Its Debt reveal day. I have been collecting and listing my debts, and honestly, it isn’t as bad as I thought it would be. But before we get to the numbers, I read an article in the Wall Street Journal about the lack of financial literacy in America called “How Financially Literate Are You Really?” By Meir Statman and until now I never really thought about my lack of ability with money as a poor financial literacy.
There’s a financial-literacy crisis in the U.S. And it is probably even worse than it seems.
Study after study shows how poorly Americans understand money and investing. Consider this common question posed by surveys: “Suppose you had $100 in a savings account and the interest rate was 2% a year. After five years, how much do you think you would have in the account if you left the money to grow: more than $102, exactly $102, less than $102?”
This is one of three questions typically used to measure financial literacy. Incredibly, only one-third of Americans older than 50 answer all three questions correctly.
As I started the article, I worried I would find myself described inside, thankfully I passed the test. But just because I show a small amount of financial literacy doesn’t mean it crosses over into demonstrating real comprehension through action.
Is getting out of debt like losing weight? Something you learn about and think about more than once before you apply the principals to your life? I hope so because I have thought of getting out of debt before. I have learned a bit about finances from books, but also through trial and error. Maybe that makes my current debt worse because I knew I was acting stupidly. I wasn’t thinking at all. I was just living by whatever I wanted. Without regard to finances.
I am about to go through my accounts and provide you with a rundown of my debts and a light overview of my plan to eliminate them. But after reading that article this morning, it occurs to me that getting out of debt is only part of the answer. If I don’t go forward and purposely increase my financial literacy, comprehension, on and action, then I am doomed to get back here.[table “3” not found /]
Thoughts On All This Debt
I am missing a few interest rates, which I will dig out and update. But for now, it is quite shocking to see that without my mortgage I am worth a negative $101,098.75.
Yes, I am aware that the mortgage is a debt, but since the house also has a value and since the mortgage will be the last thing we pay off I am not worried about it. If you want the details, it is a 15-year mortgage meaning we are already paying it off faster than the average person with a 30 year. The car has value too, but we won’t be selling it. More likely than not it will go to my daughter when she gets her license.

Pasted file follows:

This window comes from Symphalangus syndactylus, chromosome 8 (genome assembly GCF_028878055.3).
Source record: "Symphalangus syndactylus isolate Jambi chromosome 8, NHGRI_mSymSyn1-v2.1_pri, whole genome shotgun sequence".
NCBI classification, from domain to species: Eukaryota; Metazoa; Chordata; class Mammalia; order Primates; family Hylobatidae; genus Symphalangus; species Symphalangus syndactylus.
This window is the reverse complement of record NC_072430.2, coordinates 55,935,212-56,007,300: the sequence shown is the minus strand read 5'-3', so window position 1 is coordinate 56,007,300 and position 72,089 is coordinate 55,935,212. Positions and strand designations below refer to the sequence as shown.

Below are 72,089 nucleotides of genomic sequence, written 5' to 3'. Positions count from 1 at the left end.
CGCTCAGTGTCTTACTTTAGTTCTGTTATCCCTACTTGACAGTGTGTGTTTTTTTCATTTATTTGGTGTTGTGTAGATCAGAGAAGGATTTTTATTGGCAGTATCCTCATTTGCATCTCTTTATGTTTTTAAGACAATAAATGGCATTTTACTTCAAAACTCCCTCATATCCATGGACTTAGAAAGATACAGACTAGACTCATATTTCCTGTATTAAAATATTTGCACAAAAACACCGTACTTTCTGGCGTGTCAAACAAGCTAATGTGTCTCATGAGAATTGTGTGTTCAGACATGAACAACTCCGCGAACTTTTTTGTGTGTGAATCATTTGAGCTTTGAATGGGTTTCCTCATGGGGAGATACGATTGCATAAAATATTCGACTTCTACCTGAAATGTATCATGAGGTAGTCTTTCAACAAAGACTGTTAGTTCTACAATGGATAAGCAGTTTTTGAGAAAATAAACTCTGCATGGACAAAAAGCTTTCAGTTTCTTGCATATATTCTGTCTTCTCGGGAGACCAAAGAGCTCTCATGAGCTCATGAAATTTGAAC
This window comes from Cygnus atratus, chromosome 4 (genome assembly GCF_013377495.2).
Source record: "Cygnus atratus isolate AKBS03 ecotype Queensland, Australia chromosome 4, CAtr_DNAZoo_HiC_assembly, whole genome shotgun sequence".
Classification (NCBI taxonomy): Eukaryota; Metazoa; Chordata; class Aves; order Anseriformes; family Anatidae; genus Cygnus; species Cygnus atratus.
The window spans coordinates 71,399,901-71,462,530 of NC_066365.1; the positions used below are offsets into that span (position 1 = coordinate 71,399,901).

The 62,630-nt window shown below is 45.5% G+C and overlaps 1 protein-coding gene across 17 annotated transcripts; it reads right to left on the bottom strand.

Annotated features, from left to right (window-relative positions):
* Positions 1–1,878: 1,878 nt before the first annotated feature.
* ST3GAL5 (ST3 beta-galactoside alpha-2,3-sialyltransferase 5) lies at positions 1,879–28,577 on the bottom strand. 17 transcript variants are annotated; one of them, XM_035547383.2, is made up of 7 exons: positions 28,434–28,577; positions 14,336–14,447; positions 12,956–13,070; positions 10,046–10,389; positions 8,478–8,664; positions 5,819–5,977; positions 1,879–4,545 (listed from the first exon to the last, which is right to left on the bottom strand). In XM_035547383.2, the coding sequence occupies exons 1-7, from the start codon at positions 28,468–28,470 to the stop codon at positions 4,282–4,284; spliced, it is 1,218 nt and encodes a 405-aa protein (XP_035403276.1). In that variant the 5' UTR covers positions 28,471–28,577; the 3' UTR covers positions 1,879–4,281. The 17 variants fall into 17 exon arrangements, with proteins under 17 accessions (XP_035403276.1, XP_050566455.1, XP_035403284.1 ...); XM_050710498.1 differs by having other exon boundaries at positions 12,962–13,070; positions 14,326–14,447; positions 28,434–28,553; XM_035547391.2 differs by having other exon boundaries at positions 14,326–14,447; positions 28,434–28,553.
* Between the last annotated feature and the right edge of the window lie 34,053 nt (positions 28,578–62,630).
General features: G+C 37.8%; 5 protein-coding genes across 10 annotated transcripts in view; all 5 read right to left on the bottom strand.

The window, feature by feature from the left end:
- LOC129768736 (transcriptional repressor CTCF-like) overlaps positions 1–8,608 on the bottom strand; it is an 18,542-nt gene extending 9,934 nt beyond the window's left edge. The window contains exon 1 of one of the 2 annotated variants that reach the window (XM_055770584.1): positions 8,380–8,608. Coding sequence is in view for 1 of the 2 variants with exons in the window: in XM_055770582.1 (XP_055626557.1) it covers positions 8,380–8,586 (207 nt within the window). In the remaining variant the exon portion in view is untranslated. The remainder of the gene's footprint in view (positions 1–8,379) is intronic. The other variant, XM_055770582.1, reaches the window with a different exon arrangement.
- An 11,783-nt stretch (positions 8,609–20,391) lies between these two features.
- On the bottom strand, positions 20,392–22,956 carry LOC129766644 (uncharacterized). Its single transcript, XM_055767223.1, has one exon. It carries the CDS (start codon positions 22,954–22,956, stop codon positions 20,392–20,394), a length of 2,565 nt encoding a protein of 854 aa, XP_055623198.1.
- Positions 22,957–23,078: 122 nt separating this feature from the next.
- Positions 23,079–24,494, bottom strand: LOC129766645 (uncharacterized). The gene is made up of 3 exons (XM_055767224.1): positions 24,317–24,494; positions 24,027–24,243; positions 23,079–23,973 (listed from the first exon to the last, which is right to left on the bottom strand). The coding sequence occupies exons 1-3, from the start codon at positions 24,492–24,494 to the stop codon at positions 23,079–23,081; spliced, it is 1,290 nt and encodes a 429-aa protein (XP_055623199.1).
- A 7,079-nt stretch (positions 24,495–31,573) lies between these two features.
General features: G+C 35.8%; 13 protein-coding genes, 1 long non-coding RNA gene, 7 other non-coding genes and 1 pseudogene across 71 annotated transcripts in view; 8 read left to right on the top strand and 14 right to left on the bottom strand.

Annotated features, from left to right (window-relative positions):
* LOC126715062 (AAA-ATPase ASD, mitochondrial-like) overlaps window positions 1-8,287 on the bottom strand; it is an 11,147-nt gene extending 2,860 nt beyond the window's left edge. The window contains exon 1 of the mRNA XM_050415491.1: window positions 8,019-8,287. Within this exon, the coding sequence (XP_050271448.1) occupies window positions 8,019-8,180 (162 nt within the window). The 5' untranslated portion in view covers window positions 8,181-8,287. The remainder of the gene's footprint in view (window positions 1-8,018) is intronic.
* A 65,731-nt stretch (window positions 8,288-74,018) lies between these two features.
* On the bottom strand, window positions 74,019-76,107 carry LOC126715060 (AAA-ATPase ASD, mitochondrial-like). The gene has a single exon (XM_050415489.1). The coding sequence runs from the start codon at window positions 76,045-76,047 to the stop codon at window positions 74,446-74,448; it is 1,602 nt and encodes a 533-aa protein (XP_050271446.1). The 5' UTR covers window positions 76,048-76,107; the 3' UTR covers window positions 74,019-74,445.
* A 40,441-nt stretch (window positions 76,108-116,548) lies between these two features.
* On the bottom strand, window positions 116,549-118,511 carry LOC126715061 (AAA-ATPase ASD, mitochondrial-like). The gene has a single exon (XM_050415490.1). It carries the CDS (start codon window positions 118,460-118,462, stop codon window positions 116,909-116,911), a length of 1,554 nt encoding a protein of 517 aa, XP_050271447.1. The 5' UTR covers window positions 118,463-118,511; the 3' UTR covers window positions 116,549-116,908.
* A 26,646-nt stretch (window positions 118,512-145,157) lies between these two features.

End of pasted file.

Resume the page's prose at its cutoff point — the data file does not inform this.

I am comforted that most of our debts are not stupid spending choices, but educational debt. That doesn’t make it less daunting to pay off. But I feel like I am a lot less financially stupid.
Pay off all credit cards first, in the snowball method- husband’s card first, then my card 1 because it has a higher interest rate than my credit card 2 which was a promotional rate for 2 years same as cash. The two credit cards that are gaining interest (his credit card 1, + my credit card 1) total $5,114.65 which is a lot. But I’m sure I can pay that off next year. Hopefully early in the year.
After the credit cards are paid off we are going to go after the student loans. And I’m going to have to do some math and figure out what is best. Should I prioritize balance or interest rate? I didn’t realize until putting this post together that some of our student loans were getting such high-interest rates. 6.8 – 7.5 is pretty high for a student loan, even 5% is high.
These loans are grouped into 3 consolidated payments, which is then split up and applied to the individual loans. I can pay on each loan separately, and I can pay extra above the minimum payment. But as I looked into the details of these loans I can tell you that some of the lower balance loans get only $7 applied to them and that is split between interest and principal. At that rate, they will take forever to pay off. I am inclined to pay off the lowest balance ones first and then go after the larger loans. I feel a little bit like it doesn’t matter, as long as you are paying something off.
To start dealing with the student loans I am going to call and see if there is anything I can do to lower the interest rates – especially on those with the higher balance. I hate adulting and talking to the loan companies but debt won’t just magically disappear without work on my part right?
I’m going to be honest, collecting this list was kind of stressful, and I need a little room to breathe. So I’m going to take a few days to look at our household budget to find places we can trim excess spending and look at our sources of income to see how we can bring in more money.
Until next time,